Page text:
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05 January 2017

NMA on Press Freedom: Five Days For Action

With five days left before the deadline for responses to the Government's consultation on press regulation, the News Media Association has today made an impassioned call for action urging people to stand up for the principles of free speech which underpin our democracy. 

The NMA said: "Newspapers come in all shapes and sizes with different audiences and editorial imperatives. That is what a free press underpins and it is fundamental to our democracy. Newspapers hold the powerful to account in the way no other media can and are held to account by their readers and the general law of the land. They are also almost all governed by IPSO, which is the effective independent regulator of newspapers and magazines in the UK.

"It is vital for all who hold the belief that newspapers should be free from discriminatory state controls and penalties to respond to the Government by 10 January as it consults on press regulation and the future of the Leveson Inquiry. The Government must abandon any plans to force newspapers into a new system of regulation by introducing a judicial penalty system which only applies to newspapers.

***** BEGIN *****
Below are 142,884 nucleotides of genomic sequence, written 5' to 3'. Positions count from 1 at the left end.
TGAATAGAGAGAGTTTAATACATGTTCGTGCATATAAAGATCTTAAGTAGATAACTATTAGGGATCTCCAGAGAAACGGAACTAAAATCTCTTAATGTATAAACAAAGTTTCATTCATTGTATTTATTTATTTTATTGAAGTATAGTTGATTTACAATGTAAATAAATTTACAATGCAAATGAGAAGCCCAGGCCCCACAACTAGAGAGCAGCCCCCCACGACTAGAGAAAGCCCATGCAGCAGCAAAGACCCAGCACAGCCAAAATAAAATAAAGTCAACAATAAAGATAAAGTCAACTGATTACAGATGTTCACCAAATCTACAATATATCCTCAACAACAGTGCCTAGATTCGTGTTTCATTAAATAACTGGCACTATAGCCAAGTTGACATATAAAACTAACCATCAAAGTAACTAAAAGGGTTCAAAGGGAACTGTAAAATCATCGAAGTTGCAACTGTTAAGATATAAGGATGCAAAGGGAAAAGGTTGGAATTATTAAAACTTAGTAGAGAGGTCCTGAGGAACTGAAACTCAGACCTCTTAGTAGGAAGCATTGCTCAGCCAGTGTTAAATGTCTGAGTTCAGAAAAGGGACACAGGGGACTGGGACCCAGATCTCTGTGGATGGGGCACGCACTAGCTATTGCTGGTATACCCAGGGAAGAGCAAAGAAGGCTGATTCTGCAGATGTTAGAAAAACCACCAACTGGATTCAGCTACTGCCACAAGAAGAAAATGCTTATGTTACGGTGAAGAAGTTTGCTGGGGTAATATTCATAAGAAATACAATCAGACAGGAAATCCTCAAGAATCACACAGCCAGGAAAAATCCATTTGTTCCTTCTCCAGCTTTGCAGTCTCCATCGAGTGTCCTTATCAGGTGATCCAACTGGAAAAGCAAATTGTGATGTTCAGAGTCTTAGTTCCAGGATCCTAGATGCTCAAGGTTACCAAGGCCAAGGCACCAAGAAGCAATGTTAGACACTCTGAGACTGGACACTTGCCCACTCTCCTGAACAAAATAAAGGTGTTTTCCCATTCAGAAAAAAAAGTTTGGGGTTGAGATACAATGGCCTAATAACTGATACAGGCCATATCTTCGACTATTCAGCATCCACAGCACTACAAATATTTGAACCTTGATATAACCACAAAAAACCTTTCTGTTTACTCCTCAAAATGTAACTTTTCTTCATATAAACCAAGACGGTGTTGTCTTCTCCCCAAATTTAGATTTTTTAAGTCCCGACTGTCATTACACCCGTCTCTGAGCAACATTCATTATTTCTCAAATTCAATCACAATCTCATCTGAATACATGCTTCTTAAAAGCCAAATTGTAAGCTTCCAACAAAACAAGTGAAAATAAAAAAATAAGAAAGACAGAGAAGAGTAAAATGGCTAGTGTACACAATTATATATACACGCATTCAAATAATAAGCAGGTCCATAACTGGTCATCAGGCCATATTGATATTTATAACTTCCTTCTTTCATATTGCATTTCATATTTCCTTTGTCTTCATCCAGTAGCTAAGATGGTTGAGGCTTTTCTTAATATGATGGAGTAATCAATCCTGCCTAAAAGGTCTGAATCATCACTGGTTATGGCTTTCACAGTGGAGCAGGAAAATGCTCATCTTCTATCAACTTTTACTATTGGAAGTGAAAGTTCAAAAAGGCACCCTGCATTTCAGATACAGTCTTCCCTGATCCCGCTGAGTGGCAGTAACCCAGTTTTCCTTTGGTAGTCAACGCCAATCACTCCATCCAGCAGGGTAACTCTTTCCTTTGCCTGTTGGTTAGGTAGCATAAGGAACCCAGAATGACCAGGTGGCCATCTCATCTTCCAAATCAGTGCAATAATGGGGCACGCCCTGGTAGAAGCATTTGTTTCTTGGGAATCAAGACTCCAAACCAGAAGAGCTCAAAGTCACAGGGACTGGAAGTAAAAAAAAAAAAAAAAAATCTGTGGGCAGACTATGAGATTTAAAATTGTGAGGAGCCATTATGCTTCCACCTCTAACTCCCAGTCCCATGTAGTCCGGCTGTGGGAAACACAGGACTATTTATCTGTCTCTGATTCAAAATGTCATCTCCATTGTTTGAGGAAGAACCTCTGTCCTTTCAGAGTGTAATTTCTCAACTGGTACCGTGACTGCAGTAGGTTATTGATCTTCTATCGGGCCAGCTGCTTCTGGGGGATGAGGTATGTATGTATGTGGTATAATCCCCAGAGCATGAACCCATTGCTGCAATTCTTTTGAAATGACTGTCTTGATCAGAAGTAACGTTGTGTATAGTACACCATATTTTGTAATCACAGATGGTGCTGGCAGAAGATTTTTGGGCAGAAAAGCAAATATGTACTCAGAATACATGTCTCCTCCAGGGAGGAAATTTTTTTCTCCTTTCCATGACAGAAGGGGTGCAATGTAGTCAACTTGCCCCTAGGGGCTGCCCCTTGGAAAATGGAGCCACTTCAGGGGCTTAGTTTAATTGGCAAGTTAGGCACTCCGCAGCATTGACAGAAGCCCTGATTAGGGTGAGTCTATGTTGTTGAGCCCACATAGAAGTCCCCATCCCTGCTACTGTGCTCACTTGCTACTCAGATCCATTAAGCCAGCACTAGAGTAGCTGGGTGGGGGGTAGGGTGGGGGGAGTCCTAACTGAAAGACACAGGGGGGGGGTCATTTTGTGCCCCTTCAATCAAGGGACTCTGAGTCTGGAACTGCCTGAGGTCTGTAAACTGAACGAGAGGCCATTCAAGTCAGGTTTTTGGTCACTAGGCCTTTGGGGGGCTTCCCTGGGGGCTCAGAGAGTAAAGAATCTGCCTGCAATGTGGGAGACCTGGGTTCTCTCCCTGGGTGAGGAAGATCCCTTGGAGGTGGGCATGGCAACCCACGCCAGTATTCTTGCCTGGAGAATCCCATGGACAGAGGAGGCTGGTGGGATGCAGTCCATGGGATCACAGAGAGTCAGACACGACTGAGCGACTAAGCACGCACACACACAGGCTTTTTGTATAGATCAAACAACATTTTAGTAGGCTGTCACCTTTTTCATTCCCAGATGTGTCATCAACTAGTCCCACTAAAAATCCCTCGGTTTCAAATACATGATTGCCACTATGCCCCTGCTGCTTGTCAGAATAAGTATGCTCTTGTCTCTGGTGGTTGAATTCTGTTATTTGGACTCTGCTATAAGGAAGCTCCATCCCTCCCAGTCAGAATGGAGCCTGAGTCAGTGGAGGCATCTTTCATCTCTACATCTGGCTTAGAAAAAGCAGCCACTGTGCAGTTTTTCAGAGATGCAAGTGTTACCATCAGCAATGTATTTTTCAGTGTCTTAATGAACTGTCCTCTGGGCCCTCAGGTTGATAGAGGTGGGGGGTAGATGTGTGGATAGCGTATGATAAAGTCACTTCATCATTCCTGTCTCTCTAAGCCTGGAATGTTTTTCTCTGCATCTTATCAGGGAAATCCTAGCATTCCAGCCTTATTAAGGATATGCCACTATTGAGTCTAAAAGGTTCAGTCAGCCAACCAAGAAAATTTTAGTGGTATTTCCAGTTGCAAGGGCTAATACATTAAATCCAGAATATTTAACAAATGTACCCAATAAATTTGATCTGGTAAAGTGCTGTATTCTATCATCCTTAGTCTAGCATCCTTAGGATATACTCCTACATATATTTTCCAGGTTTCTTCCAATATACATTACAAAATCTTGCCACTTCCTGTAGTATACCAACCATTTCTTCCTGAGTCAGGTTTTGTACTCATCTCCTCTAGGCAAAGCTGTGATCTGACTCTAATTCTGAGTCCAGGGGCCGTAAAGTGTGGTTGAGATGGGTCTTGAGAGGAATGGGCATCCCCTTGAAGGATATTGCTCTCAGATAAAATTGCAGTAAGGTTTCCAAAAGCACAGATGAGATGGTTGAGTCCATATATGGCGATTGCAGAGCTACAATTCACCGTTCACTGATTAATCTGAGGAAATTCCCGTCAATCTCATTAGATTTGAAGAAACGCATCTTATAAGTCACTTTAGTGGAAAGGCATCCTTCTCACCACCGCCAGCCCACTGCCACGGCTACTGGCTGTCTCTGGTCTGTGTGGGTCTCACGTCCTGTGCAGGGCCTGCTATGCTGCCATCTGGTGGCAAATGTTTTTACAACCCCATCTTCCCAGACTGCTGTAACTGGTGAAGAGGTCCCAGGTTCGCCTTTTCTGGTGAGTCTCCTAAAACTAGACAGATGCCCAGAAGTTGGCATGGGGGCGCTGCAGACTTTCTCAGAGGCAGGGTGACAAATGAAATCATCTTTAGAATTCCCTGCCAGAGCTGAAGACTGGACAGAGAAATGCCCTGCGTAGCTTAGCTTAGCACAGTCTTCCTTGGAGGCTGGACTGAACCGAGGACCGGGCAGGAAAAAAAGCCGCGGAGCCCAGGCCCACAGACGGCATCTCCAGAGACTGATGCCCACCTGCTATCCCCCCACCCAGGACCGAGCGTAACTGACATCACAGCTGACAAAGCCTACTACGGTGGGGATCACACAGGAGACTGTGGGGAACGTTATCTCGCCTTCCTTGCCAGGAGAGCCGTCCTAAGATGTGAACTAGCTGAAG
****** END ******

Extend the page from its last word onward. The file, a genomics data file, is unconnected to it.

"Under this system anyone will be able to bring a legal claim against a newspaper’s journalism which the newspaper will have to finance even if the claim is false and without merit. It will be a bonanza for the unscrupulous, a field day for opportunistic lawyers, and will lead to timid journalism and the risk of some newspaper titles being forced to close.

"Newspapers are told that they can avoid this if they join Impress, a Max Mosley funded organisation which has been approved by the government funded Press Recognition Panel. But newspapers will not do so because they are determined to preserve the freedom of the press. But also, because they believe that Impress should never have been recognised. It is made up of people whose published opinions make clear that they have a visceral hatred for many of our newspapers, and that they see regulation as a way of controlling free speech.

"It is horrendous that their CEO and other Impress Board members openly campaign for advertisers to withdraw advertising from targeted newspapers to influence their editorial opinions. How can anyone seriously believe that such individuals are fit and proper people to act as independent and impartial regulators of newspapers?

"The Consultation also asks whether or not there should be a further Leveson type inquiry into the relationship between media and the police. There is now no case for such an inquiry. The world has moved on since the Leveson report six years ago, and a further inquiry would not serve the public interest.

"That is why it is time for us all to act now. It is the key campaign for the NMA and our members’ newspapers to win."